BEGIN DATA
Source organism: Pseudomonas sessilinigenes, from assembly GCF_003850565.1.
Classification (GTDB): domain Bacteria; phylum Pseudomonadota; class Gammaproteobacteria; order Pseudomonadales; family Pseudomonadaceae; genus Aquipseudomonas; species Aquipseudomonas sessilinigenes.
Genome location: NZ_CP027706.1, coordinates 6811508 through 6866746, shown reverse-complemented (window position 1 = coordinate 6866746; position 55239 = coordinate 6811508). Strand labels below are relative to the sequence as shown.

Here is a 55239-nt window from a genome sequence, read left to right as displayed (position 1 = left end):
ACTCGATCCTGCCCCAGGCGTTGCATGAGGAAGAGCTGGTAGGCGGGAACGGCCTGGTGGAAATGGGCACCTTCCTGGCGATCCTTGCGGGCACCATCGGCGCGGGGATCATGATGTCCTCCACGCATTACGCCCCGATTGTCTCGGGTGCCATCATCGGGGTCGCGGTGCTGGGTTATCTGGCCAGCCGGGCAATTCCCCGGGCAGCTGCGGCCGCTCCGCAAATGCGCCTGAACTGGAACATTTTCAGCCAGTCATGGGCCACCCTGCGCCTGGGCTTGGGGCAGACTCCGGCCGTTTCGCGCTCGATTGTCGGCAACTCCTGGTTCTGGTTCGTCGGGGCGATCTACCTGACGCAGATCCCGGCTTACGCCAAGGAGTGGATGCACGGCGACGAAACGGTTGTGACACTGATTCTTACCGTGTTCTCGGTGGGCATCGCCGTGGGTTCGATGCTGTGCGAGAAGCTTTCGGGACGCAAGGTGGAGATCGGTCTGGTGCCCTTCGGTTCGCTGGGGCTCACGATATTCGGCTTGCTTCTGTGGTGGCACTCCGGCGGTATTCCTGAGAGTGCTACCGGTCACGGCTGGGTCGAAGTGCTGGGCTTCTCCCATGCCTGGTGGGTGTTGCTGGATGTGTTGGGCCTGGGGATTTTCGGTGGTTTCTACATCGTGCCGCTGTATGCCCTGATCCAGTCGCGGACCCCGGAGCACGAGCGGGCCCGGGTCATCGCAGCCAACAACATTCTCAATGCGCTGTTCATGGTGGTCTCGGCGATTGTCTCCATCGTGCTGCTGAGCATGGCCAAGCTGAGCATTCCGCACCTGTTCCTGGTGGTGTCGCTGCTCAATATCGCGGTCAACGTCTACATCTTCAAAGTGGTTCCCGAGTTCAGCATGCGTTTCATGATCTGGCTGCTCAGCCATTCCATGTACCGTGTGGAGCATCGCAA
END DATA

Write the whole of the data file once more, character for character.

Source organism: Pseudomonas sessilinigenes, from assembly GCF_003850565.1.
Classification (GTDB): domain Bacteria; phylum Pseudomonadota; class Gammaproteobacteria; order Pseudomonadales; family Pseudomonadaceae; genus Aquipseudomonas; species Aquipseudomonas sessilinigenes.
Genome location: NZ_CP027706.1, coordinates 6811508 through 6866746, shown reverse-complemented (window position 1 = coordinate 6866746; position 55239 = coordinate 6811508). Strand labels below are relative to the sequence as shown.

Here is a 55239-nt window from a genome sequence, read left to right as displayed (position 1 = left end):
ACTCGATCCTGCCCCAGGCGTTGCATGAGGAAGAGCTGGTAGGCGGGAACGGCCTGGTGGAAATGGGCACCTTCCTGGCGATCCTTGCGGGCACCATCGGCGCGGGGATCATGATGTCCTCCACGCATTACGCCCCGATTGTCTCGGGTGCCATCATCGGGGTCGCGGTGCTGGGTTATCTGGCCAGCCGGGCAATTCCCCGGGCAGCTGCGGCCGCTCCGCAAATGCGCCTGAACTGGAACATTTTCAGCCAGTCATGGGCCACCCTGCGCCTGGGCTTGGGGCAGACTCCGGCCGTTTCGCGCTCGATTGTCGGCAACTCCTGGTTCTGGTTCGTCGGGGCGATCTACCTGACGCAGATCCCGGCTTACGCCAAGGAGTGGATGCACGGCGACGAAACGGTTGTGACACTGATTCTTACCGTGTTCTCGGTGGGCATCGCCGTGGGTTCGATGCTGTGCGAGAAGCTTTCGGGACGCAAGGTGGAGATCGGTCTGGTGCCCTTCGGTTCGCTGGGGCTCACGATATTCGGCTTGCTTCTGTGGTGGCACTCCGGCGGTATTCCTGAGAGTGCTACCGGTCACGGCTGGGTCGAAGTGCTGGGCTTCTCCCATGCCTGGTGGGTGTTGCTGGATGTGTTGGGCCTGGGGATTTTCGGTGGTTTCTACATCGTGCCGCTGTATGCCCTGATCCAGTCGCGGACCCCGGAGCACGAGCGGGCCCGGGTCATCGCAGCCAACAACATTCTCAATGCGCTGTTCATGGTGGTCTCGGCGATTGTCTCCATCGTGCTGCTGAGCATGGCCAAGCTGAGCATTCCGCACCTGTTCCTGGTGGTGTCGCTGCTCAATATCGCGGTCAACGTCTACATCTTCAAAGTGGTTCCCGAGTTCAGCATGCGTTTCATGATCTGGCTGCTCAGCCATTCCATGTACCGTGTGGAGCATCGCAA